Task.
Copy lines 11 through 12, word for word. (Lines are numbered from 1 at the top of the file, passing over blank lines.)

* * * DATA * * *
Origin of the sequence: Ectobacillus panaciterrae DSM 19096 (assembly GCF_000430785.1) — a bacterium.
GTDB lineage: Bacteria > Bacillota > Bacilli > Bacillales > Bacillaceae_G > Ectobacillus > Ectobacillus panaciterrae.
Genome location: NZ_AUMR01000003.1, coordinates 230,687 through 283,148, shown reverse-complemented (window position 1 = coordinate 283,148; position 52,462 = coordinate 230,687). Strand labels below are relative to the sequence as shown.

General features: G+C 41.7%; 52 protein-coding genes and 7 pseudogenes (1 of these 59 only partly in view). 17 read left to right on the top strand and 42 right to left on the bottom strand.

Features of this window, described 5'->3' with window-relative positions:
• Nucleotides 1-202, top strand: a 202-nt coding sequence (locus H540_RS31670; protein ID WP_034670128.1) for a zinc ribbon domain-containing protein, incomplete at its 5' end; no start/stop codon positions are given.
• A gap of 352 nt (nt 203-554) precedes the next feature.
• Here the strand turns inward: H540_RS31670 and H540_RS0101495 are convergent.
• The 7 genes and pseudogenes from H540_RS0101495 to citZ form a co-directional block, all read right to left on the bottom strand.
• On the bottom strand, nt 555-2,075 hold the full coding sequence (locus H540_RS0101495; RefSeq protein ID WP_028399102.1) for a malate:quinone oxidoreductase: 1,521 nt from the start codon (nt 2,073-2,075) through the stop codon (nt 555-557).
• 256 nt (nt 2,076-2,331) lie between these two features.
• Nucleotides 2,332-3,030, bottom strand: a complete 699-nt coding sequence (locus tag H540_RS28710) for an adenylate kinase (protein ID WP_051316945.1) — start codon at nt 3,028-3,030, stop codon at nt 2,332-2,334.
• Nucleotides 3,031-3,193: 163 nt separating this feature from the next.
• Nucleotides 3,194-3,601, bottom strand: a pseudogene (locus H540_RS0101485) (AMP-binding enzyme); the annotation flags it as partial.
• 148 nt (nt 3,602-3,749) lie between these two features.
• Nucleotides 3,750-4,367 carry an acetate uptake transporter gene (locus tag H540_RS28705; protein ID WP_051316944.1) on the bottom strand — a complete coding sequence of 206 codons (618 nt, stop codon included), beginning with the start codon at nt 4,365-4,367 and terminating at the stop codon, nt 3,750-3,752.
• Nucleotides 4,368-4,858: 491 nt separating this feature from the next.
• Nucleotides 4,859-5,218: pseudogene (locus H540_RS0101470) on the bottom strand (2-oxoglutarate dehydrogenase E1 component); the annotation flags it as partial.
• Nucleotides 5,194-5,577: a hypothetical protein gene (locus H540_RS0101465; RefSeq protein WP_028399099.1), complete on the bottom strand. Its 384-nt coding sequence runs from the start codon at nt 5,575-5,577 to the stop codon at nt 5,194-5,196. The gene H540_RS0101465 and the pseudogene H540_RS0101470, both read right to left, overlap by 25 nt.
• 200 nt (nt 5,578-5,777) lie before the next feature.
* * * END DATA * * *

• 256 nt (nt 2,076-2,331) lie between these two features.
• Nucleotides 2,332-3,030, bottom strand: a complete 699-nt coding sequence (locus tag H540_RS28710) for an adenylate kinase (protein ID WP_051316945.1) — start codon at nt 3,028-3,030, stop codon at nt 2,332-2,334.